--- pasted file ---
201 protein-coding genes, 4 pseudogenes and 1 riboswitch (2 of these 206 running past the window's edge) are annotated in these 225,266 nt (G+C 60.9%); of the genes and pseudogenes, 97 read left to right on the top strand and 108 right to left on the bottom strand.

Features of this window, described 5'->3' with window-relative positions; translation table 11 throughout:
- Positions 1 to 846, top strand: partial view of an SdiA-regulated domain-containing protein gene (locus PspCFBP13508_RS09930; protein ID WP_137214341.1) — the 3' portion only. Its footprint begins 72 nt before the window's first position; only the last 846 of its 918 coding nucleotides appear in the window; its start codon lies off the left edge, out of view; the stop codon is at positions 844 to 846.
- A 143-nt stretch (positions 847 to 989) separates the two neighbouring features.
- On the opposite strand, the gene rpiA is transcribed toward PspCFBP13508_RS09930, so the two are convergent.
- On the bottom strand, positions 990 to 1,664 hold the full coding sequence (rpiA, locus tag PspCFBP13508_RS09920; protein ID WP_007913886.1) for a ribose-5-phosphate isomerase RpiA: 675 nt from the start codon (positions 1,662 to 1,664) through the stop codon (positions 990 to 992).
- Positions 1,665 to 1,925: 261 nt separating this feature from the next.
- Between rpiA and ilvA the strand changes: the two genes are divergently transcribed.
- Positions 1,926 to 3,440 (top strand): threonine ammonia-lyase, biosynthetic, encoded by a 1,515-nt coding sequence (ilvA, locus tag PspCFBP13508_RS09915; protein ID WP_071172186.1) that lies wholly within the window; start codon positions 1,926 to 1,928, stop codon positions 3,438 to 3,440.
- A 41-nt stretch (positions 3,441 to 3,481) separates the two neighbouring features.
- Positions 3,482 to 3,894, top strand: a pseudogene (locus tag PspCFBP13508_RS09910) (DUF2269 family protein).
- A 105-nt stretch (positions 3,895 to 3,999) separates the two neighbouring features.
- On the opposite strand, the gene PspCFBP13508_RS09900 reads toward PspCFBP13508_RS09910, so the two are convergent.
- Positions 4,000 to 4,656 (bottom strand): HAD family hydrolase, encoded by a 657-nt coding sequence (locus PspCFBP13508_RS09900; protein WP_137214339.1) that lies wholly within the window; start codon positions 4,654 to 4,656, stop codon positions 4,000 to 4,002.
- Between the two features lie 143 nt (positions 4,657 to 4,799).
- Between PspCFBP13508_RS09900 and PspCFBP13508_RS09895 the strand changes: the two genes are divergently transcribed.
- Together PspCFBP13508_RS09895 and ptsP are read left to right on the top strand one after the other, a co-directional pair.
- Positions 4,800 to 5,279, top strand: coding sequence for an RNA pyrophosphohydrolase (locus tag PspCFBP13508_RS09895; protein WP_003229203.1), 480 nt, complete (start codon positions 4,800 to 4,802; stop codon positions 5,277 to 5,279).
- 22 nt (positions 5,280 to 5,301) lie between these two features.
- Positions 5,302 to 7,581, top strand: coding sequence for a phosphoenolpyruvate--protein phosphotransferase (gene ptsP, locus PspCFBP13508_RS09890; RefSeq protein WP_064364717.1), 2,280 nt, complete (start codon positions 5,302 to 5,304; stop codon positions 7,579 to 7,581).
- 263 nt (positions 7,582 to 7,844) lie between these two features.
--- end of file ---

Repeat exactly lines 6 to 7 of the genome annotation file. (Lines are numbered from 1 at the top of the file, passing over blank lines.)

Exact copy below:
- On the bottom strand, positions 990 to 1,664 hold the full coding sequence (rpiA, locus tag PspCFBP13508_RS09920; protein ID WP_007913886.1) for a ribose-5-phosphate isomerase RpiA: 675 nt from the start codon (positions 1,662 to 1,664) through the stop codon (positions 990 to 992).
- Positions 1,665 to 1,925: 261 nt separating this feature from the next.